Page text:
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Women and HIV/AIDS: Key Facts and Issues

Summer 2000


Facts and Figures


Modes of Transmission

The AIDS epidemic in women is overwhelmingly heterosexual; this is almost entirely so in Africa and in South and Southeast Asia.

In other areas, a proportion of women are infected through:


Why Are Women More Vulnerable to HIV Infection?

Several factors make women more vulnerable than men to sexual infection with HIV.

Biologically

Economically

Socially and culturally


Why Must the Response be Gender-based?

There are three main reasons for a gender-based response:

  1. Unequal gender relations, with powerful social, economic, and political dimensions, are driving the HIV epidemic, i.e., contributing to the spread of HIV infection.

  2. Women are disproportionately affected by the epidemic. Again, they are highly vulnerable to infection. Women often are forced to bear the psychosocial and physical burden of AIDS care. Women also suffer particular discrimination -- they are often blamed for spreading infection and become targets for anger and violence.

  3. Gender differences exist in HIV/AIDS pathology. Clinical management of HIV disease (based too often on research undertaken in men) must be responsive to women's particular needs, symptoms, types of HIV-related illnesses, and so forth.


What Will Make a Difference?

Physical and material independence and security for women that is independent of the "protection" of a man or men is necessary. Women must be empowered to control their own lives and in particular their sexuality, and men must participate in this process (primarily by responding with respect). This implies a profound shift in social and economic power relations between men and women. Such a shift cannot be achieved immediately but action must start now, through:


Microbicides: Our Best Hope

The development of a prevention method that is widely affordable, safe, effective, and under women's control is essential.


Proven Effective Interventions

A number of proven interventions comprise key strategies to control the spread of the epidemic. These strategies, which must be used in combination, are particularly important for women.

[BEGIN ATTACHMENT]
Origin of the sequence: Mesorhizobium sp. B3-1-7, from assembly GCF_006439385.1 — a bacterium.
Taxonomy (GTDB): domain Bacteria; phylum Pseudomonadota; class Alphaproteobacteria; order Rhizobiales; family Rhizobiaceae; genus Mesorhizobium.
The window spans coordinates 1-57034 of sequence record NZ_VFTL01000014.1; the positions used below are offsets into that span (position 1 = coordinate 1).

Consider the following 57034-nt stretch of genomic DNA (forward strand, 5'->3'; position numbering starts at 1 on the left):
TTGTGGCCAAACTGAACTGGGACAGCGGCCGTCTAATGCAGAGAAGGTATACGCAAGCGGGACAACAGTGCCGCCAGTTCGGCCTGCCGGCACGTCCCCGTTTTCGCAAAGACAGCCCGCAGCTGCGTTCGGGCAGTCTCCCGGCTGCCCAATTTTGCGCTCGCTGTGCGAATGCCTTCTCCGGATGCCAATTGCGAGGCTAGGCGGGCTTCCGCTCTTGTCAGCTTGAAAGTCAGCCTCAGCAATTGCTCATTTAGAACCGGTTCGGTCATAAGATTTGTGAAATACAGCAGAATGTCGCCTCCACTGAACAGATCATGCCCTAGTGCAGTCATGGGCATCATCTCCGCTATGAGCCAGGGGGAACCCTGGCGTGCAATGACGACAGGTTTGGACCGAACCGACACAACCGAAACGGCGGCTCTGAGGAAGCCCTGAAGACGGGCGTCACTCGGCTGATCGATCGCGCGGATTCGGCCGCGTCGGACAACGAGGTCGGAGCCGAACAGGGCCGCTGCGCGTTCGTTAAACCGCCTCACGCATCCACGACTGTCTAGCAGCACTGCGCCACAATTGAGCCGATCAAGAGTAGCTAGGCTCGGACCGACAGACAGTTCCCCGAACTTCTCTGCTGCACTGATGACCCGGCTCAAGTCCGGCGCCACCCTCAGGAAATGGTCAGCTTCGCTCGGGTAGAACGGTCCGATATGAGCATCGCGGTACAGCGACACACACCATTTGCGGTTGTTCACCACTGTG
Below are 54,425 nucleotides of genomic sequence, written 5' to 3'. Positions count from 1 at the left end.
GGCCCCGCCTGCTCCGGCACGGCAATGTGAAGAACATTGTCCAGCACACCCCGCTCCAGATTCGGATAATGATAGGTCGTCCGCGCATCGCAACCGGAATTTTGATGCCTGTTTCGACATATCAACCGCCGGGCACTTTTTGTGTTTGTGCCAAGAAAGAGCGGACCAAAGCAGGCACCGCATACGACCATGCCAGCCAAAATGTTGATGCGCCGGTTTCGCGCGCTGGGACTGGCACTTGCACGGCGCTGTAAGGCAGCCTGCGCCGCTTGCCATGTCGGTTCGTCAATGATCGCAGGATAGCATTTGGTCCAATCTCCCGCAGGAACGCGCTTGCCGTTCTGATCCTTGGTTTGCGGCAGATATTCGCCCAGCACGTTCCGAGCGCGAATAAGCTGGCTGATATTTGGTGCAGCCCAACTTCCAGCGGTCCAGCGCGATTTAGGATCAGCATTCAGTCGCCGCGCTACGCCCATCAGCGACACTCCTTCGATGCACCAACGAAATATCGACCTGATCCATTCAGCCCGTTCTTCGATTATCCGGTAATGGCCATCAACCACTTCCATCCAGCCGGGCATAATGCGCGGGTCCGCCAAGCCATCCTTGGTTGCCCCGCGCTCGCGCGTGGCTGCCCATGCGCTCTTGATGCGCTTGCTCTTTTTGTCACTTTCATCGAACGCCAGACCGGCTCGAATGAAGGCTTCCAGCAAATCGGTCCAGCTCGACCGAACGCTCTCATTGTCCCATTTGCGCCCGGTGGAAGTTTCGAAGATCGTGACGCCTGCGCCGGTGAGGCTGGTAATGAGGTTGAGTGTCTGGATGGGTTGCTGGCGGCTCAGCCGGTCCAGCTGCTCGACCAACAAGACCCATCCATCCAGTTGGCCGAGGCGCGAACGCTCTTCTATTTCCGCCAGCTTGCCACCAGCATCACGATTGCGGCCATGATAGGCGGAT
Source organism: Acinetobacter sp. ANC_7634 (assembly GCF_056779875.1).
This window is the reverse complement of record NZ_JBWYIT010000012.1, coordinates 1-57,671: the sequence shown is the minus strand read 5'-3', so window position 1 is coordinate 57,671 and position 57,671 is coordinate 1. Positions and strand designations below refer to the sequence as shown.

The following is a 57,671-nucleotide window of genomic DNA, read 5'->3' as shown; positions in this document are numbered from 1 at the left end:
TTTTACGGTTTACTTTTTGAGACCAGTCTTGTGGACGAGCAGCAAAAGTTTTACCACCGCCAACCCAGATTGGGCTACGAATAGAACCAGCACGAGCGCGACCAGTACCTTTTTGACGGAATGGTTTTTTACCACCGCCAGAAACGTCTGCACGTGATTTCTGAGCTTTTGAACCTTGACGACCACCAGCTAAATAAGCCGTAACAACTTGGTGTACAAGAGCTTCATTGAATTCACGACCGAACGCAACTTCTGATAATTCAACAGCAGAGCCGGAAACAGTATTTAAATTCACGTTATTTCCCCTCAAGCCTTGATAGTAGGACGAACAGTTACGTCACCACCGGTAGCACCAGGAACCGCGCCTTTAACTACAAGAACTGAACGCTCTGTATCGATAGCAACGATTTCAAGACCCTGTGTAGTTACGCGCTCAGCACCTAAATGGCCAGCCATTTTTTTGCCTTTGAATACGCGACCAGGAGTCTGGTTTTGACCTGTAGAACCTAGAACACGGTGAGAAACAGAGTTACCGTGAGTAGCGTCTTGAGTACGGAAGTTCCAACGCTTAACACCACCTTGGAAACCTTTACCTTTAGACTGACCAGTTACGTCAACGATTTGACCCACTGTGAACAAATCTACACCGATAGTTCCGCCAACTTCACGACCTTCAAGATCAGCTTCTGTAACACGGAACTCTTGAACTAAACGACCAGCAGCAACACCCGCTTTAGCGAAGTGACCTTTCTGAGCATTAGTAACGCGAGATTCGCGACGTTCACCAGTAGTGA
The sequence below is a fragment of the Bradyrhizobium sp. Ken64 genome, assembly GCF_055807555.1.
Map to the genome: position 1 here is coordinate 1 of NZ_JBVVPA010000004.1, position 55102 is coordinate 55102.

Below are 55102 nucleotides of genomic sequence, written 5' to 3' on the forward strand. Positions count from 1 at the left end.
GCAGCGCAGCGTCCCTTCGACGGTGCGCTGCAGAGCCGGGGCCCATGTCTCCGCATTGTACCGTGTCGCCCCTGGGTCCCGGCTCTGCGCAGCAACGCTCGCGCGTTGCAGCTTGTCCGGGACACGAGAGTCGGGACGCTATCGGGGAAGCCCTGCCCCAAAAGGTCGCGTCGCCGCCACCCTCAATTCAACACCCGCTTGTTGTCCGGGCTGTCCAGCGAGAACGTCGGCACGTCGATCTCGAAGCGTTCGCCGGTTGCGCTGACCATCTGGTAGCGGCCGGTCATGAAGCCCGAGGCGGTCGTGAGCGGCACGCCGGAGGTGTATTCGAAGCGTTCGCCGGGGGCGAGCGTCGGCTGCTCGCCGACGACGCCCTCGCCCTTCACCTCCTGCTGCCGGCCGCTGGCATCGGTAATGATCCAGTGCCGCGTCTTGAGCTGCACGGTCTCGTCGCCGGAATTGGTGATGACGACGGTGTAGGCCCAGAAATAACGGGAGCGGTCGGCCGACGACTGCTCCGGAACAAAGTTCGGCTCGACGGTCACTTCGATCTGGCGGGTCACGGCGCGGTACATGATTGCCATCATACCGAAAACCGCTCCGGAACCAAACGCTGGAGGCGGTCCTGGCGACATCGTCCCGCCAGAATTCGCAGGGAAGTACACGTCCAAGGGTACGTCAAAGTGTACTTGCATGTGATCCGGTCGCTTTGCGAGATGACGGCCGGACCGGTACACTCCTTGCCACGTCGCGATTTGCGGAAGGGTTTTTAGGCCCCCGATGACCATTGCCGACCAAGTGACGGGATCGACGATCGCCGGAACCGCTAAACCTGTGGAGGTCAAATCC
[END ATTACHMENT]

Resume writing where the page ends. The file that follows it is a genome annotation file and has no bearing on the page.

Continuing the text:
Treatment and prevention of sexually transmissible infection

Safe blood

Women and children are the chief recipients of blood transfusions, related to childbirth and frequently given during and after delivery. The following action is required:

Education for prevention including the use of condoms

Condoms, of both the so-called male and female varieties, are currently the only protection methods available. They need to be more widely accepted, available, and used.

It has been shown that even in the most favourable circumstances, male and female condom use is low. The acceptability of these methods remains problematic. The female condom is often felt to be more cumbersome than the male condom and considerably more expensive. Furthermore, women cannot insist upon or control the use of female condoms, either. Impact will continue to be low if people's preferences and therefore their actual sexual practices and use of methods are not given due attention.

Women as caregivers

Women often are forced to take full responsibility for the health care of all family members.

Involving men -- making them more responsible

This article was adapted from the World Health Organization (WHO) Fact Sheet No. 242.

For further information, journalists may contact:
Office of the Spokesperson
World Health Organization
Avenue Appia 20
1211 Geneva 27
Switzerland
Telephone: 41-22-791-2599 Fax 41-22-791-4858
E-mail: inf@who.int

All WHO Press Releases, Fact Sheets, and Features as well as other information on this subject can be obtained online at www.who.int.


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